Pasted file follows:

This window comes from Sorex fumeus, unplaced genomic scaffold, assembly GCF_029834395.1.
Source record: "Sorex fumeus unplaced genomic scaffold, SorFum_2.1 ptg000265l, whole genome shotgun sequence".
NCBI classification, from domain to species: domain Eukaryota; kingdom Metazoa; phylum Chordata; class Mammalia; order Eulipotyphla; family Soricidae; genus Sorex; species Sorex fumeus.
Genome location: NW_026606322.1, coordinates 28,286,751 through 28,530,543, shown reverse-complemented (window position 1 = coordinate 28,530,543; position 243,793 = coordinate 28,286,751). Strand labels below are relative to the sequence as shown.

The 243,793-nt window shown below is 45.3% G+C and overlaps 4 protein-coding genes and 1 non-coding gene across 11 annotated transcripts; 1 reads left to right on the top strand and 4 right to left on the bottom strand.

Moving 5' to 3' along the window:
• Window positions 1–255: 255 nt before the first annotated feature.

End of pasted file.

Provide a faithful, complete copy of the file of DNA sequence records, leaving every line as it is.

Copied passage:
This window comes from Sorex fumeus, unplaced genomic scaffold, assembly GCF_029834395.1.
Source record: "Sorex fumeus unplaced genomic scaffold, SorFum_2.1 ptg000265l, whole genome shotgun sequence".
NCBI classification, from domain to species: domain Eukaryota; kingdom Metazoa; phylum Chordata; class Mammalia; order Eulipotyphla; family Soricidae; genus Sorex; species Sorex fumeus.
Genome location: NW_026606322.1, coordinates 28,286,751 through 28,530,543, shown reverse-complemented (window position 1 = coordinate 28,530,543; position 243,793 = coordinate 28,286,751). Strand labels below are relative to the sequence as shown.

The 243,793-nt window shown below is 45.3% G+C and overlaps 4 protein-coding genes and 1 non-coding gene across 11 annotated transcripts; 1 reads left to right on the top strand and 4 right to left on the bottom strand.

Moving 5' to 3' along the window:
• Window positions 1–255: 255 nt before the first annotated feature.